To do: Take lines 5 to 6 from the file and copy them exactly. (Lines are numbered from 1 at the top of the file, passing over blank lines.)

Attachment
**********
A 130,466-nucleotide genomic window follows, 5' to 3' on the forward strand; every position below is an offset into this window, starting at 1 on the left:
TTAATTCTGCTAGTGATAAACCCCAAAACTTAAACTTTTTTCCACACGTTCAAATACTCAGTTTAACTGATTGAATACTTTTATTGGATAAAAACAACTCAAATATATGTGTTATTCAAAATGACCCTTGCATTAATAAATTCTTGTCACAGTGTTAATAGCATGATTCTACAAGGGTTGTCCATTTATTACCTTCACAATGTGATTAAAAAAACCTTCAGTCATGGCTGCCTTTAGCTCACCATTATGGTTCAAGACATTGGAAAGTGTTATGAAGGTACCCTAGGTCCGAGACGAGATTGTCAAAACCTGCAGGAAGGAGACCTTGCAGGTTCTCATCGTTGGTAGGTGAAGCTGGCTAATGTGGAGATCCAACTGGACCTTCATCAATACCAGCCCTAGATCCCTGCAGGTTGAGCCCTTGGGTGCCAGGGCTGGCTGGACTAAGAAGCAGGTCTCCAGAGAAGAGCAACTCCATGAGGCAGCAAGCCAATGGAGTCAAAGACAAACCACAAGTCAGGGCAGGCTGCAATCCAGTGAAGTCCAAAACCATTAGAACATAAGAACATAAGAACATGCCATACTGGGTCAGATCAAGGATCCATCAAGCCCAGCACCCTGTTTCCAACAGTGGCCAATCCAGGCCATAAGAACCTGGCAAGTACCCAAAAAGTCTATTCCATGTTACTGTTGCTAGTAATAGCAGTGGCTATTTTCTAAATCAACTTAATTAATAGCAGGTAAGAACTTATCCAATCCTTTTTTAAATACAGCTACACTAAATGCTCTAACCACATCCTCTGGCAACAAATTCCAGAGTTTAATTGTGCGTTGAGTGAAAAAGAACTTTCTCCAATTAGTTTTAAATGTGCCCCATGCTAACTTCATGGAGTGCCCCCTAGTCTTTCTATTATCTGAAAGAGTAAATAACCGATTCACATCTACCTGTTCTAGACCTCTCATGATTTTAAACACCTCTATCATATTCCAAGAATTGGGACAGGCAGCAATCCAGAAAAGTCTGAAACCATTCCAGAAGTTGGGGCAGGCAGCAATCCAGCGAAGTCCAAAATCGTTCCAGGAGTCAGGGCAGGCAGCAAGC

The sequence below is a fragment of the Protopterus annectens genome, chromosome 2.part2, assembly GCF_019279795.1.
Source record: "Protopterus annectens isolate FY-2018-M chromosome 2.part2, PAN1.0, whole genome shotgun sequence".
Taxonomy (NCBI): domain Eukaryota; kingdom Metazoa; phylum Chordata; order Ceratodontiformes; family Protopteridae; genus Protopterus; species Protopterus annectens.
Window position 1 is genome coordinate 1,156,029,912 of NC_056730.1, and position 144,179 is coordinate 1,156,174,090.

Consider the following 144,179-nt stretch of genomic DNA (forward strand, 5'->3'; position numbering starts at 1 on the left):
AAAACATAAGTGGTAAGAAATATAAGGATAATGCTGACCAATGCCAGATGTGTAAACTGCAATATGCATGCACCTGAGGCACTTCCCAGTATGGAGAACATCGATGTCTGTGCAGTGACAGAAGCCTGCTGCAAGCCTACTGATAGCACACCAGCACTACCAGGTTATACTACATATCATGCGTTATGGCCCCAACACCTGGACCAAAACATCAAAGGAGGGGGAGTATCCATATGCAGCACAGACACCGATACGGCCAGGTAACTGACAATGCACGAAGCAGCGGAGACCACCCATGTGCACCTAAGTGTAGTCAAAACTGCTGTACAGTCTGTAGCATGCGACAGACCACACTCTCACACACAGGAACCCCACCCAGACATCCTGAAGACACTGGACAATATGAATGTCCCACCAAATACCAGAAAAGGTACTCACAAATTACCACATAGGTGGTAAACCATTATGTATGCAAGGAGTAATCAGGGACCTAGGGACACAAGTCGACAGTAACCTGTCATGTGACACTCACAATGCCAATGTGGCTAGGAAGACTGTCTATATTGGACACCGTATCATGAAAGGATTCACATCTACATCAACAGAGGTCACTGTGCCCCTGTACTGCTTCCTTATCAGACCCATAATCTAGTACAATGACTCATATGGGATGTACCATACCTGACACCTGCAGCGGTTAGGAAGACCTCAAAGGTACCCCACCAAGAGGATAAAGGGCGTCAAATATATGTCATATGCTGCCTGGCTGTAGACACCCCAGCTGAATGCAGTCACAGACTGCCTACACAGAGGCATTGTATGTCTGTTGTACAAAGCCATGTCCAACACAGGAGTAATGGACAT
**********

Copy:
Taxonomy (NCBI): domain Eukaryota; kingdom Metazoa; phylum Chordata; order Ceratodontiformes; family Protopteridae; genus Protopterus; species Protopterus annectens.
Window position 1 is genome coordinate 1,156,029,912 of NC_056730.1, and position 144,179 is coordinate 1,156,174,090.